Scientists for the U.S. Naval Research Lab have invented a miniature drone small enough to fit in the palm of a hand. Dubbed the Cicada, the vehicle can be dropped from the sky like a mobile phone with wings.
According to Phys.org, the micro air vehicle is named after the insect that inspired its invention, the Cicada, which spends years underground before appearing in great swarms, reproducing and then dropping to the ground dead.
Aaron Kahn, who works at the Naval Research Laboratory, said, “The ideal was ‘why can’t we make unmanned aerial vehicles that have the same sort of profile.’”
“We will put so many out there, it will be impossible for the enemy to pick them all up,” he said.
The Cicada is designed to glide to pre-programed GPS coordinates after being dropped from a larger air vehicle. Having no motor and made up of only 10 parts, the micro air vehicle looks a lot like a paper airplane with a circuit board attached.
Three years ago, a test was conducted in Yuma, Arizona. Released from 57,600 feet, the Cicada drones landed within 15 feet of their target.
Short for Covert Autonomous Disposable Aircraft, the Cicada was developed to be cheaper, smaller and simpler than any other robotic aircraft. Kahn, a flight controls engineer at the naval lab, said the prototype only cost about a thousand dollars. The cost could reduce to as little as $250, not bad for a robotic aircraft that is able to carry out a mission in a remote war zone.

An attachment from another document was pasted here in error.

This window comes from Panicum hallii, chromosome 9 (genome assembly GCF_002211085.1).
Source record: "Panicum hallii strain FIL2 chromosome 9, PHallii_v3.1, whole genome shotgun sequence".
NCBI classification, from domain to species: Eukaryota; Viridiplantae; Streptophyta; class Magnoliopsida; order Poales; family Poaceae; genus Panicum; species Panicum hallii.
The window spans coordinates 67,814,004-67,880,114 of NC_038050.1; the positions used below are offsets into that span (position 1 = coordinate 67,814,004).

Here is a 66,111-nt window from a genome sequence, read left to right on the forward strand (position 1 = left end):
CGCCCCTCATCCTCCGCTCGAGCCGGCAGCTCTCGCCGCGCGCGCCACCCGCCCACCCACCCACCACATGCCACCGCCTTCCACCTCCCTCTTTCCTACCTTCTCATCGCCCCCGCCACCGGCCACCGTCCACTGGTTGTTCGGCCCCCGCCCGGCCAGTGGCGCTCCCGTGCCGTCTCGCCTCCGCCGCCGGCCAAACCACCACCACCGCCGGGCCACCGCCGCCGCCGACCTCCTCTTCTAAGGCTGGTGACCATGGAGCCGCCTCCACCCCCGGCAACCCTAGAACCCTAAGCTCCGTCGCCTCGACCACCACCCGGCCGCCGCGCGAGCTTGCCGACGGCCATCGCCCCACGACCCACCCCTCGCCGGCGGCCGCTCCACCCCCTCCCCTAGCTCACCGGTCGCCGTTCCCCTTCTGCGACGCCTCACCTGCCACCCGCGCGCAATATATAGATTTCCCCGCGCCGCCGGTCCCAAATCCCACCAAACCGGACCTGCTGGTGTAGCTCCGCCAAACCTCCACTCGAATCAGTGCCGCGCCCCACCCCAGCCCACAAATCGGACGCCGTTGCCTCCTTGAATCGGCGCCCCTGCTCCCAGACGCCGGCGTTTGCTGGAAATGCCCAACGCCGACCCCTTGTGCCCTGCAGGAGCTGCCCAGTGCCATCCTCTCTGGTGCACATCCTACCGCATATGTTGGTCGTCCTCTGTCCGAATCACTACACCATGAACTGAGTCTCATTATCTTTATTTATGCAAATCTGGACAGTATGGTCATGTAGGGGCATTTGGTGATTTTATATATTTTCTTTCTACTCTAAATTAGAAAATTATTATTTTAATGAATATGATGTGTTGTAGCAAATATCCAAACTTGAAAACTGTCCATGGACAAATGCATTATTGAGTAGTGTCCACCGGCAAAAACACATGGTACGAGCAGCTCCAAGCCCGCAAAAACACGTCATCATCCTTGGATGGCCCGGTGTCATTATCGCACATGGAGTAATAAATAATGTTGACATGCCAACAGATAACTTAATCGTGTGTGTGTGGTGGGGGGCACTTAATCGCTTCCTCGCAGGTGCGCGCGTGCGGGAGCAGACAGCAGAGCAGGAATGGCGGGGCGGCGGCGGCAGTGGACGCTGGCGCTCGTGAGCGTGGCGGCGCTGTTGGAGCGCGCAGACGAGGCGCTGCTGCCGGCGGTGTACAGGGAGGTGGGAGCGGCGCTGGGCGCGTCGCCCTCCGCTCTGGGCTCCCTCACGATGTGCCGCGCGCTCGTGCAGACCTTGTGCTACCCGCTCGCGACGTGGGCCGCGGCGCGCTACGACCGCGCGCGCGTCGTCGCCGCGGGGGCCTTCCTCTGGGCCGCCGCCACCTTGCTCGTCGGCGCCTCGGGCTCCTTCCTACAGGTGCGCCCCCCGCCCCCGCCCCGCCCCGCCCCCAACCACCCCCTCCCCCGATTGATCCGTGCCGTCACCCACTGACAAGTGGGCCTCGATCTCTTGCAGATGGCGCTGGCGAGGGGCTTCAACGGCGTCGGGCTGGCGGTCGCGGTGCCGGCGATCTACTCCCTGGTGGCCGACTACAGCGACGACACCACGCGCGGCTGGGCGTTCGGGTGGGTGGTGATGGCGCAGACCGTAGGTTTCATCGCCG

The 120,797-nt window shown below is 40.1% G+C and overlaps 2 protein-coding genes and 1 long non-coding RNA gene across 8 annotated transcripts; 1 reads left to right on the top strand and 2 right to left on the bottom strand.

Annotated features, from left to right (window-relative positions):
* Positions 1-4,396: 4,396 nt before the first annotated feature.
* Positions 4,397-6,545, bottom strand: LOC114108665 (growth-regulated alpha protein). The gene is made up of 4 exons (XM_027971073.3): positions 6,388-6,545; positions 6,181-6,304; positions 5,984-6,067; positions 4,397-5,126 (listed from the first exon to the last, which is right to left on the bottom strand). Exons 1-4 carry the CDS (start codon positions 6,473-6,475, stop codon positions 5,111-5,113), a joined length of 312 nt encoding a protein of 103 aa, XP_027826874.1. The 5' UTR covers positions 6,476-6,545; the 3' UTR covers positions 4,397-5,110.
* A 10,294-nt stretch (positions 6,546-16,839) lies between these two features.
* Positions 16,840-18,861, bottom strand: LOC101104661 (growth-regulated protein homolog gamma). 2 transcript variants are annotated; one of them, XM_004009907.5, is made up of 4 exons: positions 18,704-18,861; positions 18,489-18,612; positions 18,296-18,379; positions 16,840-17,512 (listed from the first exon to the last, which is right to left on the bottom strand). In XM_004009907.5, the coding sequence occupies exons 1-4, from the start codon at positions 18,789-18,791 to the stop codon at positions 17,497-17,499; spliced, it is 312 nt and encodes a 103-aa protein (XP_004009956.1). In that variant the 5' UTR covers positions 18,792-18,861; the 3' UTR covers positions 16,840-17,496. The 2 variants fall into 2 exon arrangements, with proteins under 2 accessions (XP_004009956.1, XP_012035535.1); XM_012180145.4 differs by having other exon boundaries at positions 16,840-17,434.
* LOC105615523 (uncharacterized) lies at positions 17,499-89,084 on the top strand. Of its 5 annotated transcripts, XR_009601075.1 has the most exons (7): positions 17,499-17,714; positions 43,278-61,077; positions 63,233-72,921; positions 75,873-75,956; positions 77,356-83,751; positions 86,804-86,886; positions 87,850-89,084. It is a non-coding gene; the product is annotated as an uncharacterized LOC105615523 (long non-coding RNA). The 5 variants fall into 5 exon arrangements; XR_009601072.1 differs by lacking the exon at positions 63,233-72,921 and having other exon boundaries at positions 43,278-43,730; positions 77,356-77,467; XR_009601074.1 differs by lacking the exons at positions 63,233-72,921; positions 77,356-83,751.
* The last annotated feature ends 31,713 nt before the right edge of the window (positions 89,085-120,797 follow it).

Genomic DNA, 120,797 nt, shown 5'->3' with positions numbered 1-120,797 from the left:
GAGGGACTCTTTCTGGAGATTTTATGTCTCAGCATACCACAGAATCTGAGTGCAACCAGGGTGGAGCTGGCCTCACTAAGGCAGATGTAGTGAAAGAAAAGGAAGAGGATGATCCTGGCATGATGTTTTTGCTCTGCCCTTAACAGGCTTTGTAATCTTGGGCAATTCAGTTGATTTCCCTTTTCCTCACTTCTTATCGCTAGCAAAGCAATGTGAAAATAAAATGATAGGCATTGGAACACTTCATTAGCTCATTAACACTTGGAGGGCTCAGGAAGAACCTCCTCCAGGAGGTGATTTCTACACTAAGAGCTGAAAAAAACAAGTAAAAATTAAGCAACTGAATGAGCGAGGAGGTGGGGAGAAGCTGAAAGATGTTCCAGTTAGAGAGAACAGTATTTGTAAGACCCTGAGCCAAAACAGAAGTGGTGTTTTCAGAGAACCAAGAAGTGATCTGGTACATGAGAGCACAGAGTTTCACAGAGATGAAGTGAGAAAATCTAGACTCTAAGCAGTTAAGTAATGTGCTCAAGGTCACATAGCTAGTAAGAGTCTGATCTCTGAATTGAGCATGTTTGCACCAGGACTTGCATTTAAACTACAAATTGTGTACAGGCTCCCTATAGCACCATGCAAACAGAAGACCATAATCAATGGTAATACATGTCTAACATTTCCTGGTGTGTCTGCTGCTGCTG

“It looks like a bird flying down,” said Daniel Edwards, an aerospace engineer at the Naval Research Lab. Virtually silent, the drone can fly about 46 miles per hour. “It’s very difficult to see,” he added.
Phys.org reported that researchers have equipped the Cicada during tests with sensors that can send back weather readings. However, they said the micro air vehicles could be outfitted in the future with a wide range of light-weight sensors.
“They are robotic carrier pigeons. You tell them where to go, and they will go there,” Edwards said.
As part of an effort by U.S. defense officials to promote technological innovation, Edwards had the Cicadas on display at the Pentagon’s “lab day” this week. According to him, academics and just about every branch of government have expressed an interest in the Cicada program, including some intelligence agencies.
“Everyone is interested. Everyone,” Edwards said.